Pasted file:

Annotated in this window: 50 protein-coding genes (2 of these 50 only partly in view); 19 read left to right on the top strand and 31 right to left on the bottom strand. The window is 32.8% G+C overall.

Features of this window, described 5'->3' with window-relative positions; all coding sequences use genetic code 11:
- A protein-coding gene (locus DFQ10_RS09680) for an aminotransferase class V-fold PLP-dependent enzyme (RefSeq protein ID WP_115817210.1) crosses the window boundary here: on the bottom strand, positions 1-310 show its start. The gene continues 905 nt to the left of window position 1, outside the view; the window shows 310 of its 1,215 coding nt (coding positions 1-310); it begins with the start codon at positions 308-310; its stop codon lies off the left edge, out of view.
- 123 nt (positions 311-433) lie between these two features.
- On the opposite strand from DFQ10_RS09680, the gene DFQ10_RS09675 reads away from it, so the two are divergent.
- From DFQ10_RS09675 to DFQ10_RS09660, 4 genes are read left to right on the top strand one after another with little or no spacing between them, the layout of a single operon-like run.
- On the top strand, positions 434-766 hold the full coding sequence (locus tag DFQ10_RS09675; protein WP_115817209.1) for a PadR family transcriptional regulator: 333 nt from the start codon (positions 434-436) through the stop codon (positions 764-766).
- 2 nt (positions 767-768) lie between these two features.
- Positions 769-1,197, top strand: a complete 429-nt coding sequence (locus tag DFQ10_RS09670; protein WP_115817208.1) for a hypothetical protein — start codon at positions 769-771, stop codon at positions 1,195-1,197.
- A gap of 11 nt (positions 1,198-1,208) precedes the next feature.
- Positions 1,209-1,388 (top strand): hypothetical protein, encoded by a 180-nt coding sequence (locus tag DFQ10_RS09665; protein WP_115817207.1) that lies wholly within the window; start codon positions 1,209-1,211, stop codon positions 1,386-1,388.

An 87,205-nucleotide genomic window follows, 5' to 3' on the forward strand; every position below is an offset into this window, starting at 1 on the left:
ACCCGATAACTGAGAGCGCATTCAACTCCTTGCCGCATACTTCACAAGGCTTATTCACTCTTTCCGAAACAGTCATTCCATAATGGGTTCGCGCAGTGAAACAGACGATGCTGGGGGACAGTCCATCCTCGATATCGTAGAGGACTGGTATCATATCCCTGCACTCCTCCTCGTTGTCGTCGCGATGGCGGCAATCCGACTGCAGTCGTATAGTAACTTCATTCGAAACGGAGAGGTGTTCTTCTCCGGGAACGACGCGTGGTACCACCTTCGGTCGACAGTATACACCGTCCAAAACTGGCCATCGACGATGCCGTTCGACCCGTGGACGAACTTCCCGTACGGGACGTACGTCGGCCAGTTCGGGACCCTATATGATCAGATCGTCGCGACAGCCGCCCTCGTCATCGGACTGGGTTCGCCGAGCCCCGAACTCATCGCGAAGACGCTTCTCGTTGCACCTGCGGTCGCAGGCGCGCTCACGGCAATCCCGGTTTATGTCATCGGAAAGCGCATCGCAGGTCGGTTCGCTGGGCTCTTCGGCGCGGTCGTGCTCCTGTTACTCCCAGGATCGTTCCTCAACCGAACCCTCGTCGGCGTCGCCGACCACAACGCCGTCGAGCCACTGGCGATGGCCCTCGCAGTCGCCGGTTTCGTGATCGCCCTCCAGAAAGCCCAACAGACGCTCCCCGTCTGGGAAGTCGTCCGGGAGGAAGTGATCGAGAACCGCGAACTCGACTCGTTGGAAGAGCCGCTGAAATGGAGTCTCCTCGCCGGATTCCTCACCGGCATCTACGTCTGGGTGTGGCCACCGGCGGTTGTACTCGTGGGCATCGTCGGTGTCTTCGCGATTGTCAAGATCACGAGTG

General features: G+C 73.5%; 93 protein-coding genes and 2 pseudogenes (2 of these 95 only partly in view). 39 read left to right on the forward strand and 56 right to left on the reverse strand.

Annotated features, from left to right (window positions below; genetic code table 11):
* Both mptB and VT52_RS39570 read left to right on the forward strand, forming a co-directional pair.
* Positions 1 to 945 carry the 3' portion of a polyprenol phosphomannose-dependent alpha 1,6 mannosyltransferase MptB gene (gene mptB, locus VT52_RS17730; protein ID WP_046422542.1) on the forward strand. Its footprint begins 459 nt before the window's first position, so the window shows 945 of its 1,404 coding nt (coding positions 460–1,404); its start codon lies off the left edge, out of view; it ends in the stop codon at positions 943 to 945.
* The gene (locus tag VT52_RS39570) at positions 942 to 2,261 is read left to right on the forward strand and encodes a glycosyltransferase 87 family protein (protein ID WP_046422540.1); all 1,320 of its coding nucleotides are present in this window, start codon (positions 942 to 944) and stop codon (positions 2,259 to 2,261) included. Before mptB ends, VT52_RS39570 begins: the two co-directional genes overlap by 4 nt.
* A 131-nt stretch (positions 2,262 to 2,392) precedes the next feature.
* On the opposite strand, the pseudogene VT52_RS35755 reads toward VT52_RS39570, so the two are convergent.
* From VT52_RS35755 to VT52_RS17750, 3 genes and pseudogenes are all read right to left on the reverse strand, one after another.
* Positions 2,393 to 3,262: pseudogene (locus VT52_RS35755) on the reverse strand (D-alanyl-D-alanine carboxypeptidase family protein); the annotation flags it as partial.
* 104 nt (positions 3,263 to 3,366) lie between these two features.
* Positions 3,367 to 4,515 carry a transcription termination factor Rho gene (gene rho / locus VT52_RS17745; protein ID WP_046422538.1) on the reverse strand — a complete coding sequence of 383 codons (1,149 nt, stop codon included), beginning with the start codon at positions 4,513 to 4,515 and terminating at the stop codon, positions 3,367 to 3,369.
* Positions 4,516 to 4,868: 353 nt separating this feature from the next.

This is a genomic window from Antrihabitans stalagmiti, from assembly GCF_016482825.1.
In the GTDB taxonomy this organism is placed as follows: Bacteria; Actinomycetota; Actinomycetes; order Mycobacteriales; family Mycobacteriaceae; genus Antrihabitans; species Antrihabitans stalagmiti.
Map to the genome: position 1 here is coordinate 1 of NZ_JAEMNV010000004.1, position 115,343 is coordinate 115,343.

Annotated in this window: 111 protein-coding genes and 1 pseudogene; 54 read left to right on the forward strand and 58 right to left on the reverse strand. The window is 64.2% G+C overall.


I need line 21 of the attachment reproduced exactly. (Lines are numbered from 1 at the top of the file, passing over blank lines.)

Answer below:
* From VT52_RS35755 to VT52_RS17750, 3 genes and pseudogenes are all read right to left on the reverse strand, one after another.